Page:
Secondary Glazing – The answer to drafty windows in Listed Buildings?January 27, 2016
Listed buildings are those that have been protected by law from any changes to the building without Listed Building Consent. Usually, work to the windows and doors will always need consent as the effect of the work may not be easily determined.
If you are the owner of a Listed Building, contact your local authority for an application form for Listed Building Consent. It is advisable to get some advice from the conservation officer before applying as if your application is likely to be rejected, this could save you time and money.
CADW (Welsh Hertiage) or English Heritage are always notified of applications for work on Listed Buildings and they usually contact further bodies to discuss the most important applications. Normally, buildings listed Grade I or Grade II are of outstanding national interest and these are the applications that are usually rejected, but those with Grade III are often granted consent.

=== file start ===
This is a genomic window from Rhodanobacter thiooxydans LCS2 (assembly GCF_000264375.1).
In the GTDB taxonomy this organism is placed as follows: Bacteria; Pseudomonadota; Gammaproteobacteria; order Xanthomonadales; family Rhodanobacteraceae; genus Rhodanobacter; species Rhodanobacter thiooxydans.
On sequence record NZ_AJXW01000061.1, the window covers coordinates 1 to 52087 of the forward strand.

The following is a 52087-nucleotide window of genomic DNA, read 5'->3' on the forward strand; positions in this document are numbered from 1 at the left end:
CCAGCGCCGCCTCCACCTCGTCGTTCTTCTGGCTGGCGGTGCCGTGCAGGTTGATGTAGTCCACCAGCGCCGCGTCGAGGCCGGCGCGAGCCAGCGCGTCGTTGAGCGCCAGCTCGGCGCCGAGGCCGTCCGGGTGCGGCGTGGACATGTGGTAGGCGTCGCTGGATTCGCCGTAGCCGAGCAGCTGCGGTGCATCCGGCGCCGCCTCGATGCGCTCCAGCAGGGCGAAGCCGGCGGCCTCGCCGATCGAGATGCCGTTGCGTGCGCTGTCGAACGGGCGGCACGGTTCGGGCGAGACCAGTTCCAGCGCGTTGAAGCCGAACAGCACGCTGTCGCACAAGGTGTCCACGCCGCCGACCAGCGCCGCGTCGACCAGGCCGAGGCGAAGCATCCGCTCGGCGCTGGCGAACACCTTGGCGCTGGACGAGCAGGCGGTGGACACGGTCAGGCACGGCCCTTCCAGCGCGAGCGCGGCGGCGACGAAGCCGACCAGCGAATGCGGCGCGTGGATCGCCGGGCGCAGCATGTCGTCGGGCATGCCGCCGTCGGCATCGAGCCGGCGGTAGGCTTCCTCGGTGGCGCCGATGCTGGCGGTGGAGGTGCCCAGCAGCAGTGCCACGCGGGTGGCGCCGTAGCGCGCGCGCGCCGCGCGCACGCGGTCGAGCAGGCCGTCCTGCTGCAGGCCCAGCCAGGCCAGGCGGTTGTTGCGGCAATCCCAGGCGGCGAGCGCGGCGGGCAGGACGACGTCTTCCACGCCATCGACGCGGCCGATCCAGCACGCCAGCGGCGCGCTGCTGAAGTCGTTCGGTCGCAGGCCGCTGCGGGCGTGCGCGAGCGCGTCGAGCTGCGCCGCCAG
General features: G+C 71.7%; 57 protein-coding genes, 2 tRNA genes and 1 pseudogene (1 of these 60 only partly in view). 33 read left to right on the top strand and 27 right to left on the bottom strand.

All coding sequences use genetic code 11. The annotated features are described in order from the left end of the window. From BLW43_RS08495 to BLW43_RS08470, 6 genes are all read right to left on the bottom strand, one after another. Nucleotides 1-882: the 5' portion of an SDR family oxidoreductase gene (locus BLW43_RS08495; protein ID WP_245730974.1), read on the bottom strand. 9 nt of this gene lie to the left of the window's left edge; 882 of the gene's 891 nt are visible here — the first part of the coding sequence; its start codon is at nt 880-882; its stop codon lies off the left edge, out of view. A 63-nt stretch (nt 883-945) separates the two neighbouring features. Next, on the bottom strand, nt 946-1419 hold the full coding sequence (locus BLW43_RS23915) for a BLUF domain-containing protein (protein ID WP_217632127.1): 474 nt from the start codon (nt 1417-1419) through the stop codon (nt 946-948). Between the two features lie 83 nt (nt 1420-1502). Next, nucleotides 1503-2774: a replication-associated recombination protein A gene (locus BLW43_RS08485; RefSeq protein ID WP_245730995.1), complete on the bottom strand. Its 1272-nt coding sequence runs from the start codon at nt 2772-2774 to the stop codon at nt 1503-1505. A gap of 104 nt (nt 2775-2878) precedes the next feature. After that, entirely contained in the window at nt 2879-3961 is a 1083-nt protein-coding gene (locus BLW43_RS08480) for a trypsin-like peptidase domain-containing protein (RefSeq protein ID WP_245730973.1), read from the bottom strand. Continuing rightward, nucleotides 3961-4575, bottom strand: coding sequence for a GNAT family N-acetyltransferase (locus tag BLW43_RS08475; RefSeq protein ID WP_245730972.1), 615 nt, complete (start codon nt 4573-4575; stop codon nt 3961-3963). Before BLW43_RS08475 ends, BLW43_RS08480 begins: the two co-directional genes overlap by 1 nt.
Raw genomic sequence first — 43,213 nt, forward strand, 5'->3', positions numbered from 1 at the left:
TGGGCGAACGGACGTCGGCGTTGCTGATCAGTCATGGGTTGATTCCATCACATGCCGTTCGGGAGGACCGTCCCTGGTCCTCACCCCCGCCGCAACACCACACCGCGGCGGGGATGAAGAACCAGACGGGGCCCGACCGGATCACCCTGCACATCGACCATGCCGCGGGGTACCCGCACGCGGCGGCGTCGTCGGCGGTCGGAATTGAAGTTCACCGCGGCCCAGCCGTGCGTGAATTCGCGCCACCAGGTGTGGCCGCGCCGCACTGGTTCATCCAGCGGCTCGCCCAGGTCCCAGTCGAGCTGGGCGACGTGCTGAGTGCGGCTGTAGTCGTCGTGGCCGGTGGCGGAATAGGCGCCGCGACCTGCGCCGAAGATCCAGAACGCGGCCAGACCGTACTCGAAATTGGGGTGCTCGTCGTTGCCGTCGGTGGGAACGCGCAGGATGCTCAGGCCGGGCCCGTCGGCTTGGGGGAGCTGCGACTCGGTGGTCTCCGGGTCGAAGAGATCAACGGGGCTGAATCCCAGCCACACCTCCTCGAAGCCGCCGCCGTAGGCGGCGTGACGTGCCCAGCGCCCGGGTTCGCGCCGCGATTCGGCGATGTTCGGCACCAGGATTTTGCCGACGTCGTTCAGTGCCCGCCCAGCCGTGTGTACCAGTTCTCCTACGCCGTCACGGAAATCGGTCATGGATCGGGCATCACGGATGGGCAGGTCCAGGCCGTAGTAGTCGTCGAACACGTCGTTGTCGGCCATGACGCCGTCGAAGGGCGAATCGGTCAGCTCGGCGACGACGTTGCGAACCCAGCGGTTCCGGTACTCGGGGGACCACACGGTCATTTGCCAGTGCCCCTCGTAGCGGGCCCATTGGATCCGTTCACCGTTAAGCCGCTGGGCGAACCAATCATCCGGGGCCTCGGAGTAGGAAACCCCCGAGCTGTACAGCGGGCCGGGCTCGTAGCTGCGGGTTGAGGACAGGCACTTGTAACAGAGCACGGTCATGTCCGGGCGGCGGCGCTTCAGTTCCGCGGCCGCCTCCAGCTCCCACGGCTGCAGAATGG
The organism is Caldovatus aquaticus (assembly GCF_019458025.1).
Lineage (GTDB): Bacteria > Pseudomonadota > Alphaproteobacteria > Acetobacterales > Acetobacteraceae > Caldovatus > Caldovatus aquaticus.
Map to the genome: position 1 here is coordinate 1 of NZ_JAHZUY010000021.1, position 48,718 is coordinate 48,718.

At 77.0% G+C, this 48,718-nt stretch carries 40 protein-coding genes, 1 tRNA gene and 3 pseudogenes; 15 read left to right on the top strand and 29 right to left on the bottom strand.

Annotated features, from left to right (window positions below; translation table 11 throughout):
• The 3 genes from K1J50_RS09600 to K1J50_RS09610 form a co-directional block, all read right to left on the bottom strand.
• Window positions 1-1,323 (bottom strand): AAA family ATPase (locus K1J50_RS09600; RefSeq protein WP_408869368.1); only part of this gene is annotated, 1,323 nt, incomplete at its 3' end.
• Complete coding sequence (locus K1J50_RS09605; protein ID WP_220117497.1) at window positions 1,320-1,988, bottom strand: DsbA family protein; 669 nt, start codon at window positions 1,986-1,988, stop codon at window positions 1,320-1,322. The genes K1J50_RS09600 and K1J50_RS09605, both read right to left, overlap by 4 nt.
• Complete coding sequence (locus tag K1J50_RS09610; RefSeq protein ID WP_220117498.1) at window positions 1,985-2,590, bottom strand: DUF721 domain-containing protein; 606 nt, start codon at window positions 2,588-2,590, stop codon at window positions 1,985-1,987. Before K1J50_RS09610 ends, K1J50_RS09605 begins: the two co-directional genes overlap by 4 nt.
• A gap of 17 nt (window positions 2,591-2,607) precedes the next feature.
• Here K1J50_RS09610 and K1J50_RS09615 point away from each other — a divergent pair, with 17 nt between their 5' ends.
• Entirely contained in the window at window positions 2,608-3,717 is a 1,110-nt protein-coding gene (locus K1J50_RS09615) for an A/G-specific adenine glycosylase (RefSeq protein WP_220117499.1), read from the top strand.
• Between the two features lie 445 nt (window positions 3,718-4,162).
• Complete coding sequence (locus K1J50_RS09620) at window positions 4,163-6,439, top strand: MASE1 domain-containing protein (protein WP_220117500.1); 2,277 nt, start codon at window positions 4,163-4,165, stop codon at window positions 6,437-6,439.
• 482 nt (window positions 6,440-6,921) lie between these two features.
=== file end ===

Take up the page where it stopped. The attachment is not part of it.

A decision on your application usually takes around 6‐8 weeks and you have 6 months to appeal any rejection to the Department of the Environment, Transport and the Regions.
CADW or English Heritage condone the use of secondary glazing and so even though, any changes you make on Listed Buildings need to be considered “like-‐for-‐like”, you may be allowed to upgrade your specifications to help boost insulation and draught-proofing, so long as you ensure that the character of the building as a whole is not affected.
To enquire about the installation of secondary glazing to your property, please call 01244549449 today.This entry was posted in Commercial, Double Glazing News, Windows & Doors. Bookmark the permalink. ← Improving your home with new windows from Lewis Glass of Buckley